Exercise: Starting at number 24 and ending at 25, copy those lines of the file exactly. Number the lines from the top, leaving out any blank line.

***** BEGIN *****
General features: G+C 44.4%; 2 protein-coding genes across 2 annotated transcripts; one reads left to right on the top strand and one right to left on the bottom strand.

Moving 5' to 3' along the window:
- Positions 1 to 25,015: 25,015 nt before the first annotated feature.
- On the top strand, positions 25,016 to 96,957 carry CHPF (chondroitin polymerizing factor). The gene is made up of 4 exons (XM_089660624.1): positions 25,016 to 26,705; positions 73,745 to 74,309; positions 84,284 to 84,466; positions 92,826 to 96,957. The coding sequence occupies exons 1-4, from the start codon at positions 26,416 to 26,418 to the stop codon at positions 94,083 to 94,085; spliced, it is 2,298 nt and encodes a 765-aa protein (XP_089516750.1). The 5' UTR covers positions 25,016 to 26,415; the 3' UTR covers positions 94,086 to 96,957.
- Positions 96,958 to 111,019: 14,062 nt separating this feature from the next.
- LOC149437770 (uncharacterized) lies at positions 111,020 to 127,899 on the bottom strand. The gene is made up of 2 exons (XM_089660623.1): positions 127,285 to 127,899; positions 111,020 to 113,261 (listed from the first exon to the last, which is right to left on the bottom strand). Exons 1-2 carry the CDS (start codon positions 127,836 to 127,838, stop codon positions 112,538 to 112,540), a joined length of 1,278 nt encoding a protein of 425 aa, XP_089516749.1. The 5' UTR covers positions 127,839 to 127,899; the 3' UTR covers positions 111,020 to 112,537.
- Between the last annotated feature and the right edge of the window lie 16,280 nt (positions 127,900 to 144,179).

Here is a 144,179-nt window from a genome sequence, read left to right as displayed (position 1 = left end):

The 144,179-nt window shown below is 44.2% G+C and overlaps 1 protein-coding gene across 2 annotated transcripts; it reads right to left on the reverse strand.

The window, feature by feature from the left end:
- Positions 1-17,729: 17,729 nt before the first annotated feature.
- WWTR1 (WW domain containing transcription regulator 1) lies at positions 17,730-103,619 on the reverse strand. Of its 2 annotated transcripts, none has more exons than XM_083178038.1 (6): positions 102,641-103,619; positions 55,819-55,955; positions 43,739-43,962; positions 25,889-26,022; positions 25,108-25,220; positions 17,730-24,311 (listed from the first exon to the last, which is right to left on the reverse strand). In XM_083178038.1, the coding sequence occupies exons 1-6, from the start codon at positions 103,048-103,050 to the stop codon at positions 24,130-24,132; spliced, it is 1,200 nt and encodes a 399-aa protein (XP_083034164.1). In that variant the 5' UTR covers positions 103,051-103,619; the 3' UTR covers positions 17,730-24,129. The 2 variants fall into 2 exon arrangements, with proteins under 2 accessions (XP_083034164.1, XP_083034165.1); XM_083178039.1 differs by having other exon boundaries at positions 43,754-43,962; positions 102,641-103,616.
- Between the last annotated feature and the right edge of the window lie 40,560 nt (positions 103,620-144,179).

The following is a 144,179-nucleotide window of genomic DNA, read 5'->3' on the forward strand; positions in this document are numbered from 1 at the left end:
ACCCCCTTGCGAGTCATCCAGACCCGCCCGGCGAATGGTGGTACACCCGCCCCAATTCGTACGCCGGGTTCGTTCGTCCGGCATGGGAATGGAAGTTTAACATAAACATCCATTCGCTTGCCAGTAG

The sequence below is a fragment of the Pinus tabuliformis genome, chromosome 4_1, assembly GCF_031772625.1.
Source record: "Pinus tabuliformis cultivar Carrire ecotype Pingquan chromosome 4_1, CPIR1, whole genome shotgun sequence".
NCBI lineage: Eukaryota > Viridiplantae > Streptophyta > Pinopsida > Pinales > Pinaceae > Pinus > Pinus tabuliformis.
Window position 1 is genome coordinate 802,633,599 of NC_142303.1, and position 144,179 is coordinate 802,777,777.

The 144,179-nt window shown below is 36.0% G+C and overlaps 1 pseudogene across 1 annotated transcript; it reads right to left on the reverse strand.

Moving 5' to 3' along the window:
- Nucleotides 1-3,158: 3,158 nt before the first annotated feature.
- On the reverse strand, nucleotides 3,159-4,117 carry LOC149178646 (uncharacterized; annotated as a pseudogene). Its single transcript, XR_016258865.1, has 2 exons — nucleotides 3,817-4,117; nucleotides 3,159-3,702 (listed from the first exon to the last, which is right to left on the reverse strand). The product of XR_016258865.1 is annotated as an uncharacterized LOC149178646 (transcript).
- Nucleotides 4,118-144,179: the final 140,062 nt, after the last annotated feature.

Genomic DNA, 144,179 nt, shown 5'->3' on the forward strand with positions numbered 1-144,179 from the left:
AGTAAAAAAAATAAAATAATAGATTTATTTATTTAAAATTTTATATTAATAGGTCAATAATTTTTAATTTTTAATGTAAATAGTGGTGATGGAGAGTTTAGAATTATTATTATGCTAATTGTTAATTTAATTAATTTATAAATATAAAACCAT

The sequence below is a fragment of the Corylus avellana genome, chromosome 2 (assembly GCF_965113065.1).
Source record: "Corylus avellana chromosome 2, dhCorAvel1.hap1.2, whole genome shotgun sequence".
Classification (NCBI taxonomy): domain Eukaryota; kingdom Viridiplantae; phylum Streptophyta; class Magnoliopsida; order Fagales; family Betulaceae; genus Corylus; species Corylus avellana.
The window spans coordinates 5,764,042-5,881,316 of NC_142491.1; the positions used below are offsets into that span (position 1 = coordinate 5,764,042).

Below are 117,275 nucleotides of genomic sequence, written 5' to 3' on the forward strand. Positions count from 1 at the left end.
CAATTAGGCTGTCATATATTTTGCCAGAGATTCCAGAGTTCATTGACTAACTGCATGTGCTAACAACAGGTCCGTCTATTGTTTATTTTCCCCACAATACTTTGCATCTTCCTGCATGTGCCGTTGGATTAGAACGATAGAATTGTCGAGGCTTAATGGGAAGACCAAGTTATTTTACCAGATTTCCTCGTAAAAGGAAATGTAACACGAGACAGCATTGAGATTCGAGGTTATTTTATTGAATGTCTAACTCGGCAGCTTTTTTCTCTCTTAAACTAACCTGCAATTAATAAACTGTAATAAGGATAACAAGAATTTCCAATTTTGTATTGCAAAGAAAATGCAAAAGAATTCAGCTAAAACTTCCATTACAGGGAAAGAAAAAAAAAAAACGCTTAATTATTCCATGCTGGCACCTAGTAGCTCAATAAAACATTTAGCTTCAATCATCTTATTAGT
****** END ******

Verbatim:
- Nucleotides 4,118-144,179: the final 140,062 nt, after the last annotated feature.

Genomic DNA, 144,179 nt, shown 5'->3' on the forward strand with positions numbered 1-144,179 from the left: